DDW 2011: Clostridium difficile Infection Risk Varies with Different Antibiotics

Increased risk of clostridium difficile infection may be associated with exposure to linezolid and clindamycin.

Increased risk of clostridium difficile infection may be associated with exposure to linezolid and clindamycin.

Although nearly half of all clostridium difficile infection (CDI) cases were unrelated to antibiotic exposure, higher CDI risk was associated with exposure to linezolid and clindamycin, according to an analysis of claims data from among 11.2 million commercially insured US individuals by Narayan Dharel, MD, a hospitalist at Beth Israel Deaconess Medical Center, Brockton, MA.

CDI is an important cause of morbidity and mortality among hospitalized patients, particularly among elderly and those who receive antimicrobial therapy, Dharel noted in a Digestive Disease Week 2011 poster presentation. Recently, increased incidences of CDI have been reported in populations previously thought to be at low risk, including healthy persons in the community. However, the status of CDI in the general US population and the associated risk factors remain largely unclear. The aim of Dharel’s analysis was to estimate the incidence of CDI in the general US population and to assess the risk associated with exposure to antibiotics in common use.

Dharel and colleagues identified 7,023 CDI cases over a 7.9 year period ending in 2007. Among these, investigators identified 3,527 cases of individuals who had been enrolled for at least two years prior to the onset of CDI. CDI was defined as any inpatient or outpatient claim coded as ICD-9 code 008.45 (International Classification of Diseases, 9th revision), or use of oral vancomycin to treat a presumptive CDI. These were compared with up to 10 controls matched on the basis of sex, age within two years, geographic region, type of insurer, subscriber status (individual, spouse or dependent), and date of enrollment within 1 year in a nested case-control study. Exposure to various antibiotics within the preceding 30, 60, and 90 days was evaluated using conditional logistic regression analyses.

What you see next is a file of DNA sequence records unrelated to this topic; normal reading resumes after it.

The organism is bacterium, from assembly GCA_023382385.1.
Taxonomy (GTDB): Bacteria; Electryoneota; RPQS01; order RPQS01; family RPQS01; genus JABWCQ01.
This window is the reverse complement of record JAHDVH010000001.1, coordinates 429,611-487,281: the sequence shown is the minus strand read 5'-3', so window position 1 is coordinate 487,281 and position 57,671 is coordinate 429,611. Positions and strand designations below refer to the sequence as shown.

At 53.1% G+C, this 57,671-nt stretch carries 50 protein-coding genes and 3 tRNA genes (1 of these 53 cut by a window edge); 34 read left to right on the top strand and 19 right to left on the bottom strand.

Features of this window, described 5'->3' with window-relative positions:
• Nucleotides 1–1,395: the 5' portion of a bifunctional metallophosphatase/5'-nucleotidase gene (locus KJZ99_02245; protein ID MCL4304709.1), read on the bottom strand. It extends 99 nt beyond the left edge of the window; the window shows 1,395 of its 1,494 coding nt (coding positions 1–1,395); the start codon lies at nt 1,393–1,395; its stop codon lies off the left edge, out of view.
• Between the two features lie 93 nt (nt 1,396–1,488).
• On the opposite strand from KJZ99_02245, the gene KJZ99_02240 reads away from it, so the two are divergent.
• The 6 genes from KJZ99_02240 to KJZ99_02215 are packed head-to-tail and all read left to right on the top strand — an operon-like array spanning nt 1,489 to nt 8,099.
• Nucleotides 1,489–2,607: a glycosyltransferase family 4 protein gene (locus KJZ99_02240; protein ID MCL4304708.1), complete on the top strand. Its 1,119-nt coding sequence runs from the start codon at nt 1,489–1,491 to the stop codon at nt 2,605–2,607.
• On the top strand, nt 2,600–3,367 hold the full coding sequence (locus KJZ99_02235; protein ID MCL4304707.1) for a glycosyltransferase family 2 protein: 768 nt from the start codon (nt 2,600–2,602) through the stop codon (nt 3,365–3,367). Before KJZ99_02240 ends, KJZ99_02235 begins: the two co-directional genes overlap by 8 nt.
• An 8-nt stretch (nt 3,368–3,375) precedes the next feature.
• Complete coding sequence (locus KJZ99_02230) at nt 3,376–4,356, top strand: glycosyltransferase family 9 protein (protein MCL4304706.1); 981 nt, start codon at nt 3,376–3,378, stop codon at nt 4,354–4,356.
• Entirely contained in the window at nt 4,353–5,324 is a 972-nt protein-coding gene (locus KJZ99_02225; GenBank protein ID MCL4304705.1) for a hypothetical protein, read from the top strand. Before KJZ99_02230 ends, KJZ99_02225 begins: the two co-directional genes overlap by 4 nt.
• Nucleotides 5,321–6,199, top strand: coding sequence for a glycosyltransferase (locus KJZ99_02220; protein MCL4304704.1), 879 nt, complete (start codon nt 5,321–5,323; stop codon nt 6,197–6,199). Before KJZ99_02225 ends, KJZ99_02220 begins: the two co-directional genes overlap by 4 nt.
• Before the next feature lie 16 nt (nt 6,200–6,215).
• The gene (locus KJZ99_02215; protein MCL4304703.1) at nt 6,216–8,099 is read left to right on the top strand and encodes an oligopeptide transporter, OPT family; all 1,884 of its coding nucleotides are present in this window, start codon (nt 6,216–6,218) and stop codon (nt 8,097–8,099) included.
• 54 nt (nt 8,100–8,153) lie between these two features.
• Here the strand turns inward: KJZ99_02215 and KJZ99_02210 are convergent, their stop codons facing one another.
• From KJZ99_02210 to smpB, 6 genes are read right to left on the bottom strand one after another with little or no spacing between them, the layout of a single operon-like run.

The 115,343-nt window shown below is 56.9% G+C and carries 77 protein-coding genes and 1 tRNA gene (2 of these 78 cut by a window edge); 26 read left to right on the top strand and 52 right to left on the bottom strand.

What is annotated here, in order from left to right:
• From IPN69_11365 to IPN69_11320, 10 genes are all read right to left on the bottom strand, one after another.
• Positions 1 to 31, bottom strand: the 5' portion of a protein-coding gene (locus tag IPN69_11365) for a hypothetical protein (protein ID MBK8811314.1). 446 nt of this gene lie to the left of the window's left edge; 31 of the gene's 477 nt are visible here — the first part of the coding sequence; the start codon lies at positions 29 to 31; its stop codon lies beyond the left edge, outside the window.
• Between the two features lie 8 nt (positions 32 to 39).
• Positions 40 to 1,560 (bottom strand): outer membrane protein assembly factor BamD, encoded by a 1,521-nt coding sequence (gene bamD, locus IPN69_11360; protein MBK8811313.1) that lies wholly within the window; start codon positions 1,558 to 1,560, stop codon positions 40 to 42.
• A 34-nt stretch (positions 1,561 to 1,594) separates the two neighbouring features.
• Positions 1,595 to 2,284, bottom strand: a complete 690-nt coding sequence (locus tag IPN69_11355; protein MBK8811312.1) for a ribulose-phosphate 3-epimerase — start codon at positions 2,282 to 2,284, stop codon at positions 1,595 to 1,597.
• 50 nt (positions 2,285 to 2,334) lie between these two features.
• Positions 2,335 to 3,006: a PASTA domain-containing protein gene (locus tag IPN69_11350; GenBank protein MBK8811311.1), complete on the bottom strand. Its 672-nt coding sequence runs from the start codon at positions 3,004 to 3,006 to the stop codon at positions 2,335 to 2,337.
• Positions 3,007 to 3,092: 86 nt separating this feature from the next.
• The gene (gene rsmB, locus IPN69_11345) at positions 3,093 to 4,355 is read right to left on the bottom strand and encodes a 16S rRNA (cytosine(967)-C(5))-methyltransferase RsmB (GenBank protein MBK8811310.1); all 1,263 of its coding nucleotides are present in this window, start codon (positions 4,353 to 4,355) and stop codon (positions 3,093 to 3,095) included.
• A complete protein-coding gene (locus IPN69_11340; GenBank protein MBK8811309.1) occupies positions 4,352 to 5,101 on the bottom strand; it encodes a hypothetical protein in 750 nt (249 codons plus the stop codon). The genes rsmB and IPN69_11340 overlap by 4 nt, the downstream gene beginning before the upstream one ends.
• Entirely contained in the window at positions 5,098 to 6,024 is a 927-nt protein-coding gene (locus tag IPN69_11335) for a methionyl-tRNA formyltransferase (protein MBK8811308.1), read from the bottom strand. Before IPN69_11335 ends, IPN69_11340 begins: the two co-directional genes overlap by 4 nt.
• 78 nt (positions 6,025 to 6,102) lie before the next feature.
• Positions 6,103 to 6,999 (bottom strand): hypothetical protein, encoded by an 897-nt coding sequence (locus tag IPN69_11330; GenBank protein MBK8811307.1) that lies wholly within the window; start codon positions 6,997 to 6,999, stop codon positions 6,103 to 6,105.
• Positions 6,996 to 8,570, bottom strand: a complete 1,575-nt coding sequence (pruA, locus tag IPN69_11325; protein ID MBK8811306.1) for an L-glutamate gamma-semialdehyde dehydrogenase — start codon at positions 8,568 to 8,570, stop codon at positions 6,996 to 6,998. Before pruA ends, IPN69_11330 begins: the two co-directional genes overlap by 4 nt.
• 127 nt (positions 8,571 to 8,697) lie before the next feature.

Dharel found an average CDI incidence for the US population in this period of 16.4 cases per 100,000 person-years. He found also that CDI incidence increased exponentially from 0.3 per 100,000 person-years in 2000 to 39.7 per 100,000 person-years in 2006. In addition, not only did CDI risk increase with antibiotic use, it increased in relation to the number of antibiotics used. For patients receiving 1 antibiotic within the prior 30 days, the adjusted odds ratio was 5.83 (5.05-6.74, p<0.0001 versus none). For those receiving 3 or more, the odds ratio was 11.44 (8.27-15.84, p<0.0001 versus none).

Looking at antibiotic specific risk of CDI-exposure within 30 days, Dharel noted that risk was greatest among those individuals who had received linezolid (adjusted risk ratio [RR] 33.04; 95% confidence interval [CI] 5.38-202.83). Linezolid, an oral agent, Dharel commented, is commonly used in the community for MRSA and VRE infections. “People have to be aware of the increased risk,” he said. Risk was also raised with clindamycin (RR 14.9; 95% CI 10.8-20.6), fluoroquinolones (RR 6.43; 95% CI 5.43-7.6), and cephalosporins (RR 5.22; 95% CI 4.28-6.36). While macrolides had the lowest elevation in risk (RR 1.42; 95% CI 1.18-1.72), the increase for azithromycin was found to be nonsignificant (RR 1.11; 95 % CI 0.89-1.39). Of note, only 53% of the cases had a history of antimicrobial exposure within the preceding 90 days.

Dharel concluded, “CDI incidence is rapidly increasing in the US population. Antibiotic-associated CDI risk was highest with linezolid and clindamycin, and lowest with macrolides. Azithromycin conferred no significant risk.”

CDI infections flourish when antibiotics knock out normal gut flora, Dharel said in an interview. He noted that use of probiotics may be protective, and pointed out that CD spores are very resistant to chemical hand sanitizers. Hand washing is probably necessary for prophylaxis against contamination.

A search for other potential contributing factors is needed. Among them, may be changes in medication use in recent years, including increased use of proton pump inhibitors, cardiac medications, and chemotherapeutic agents.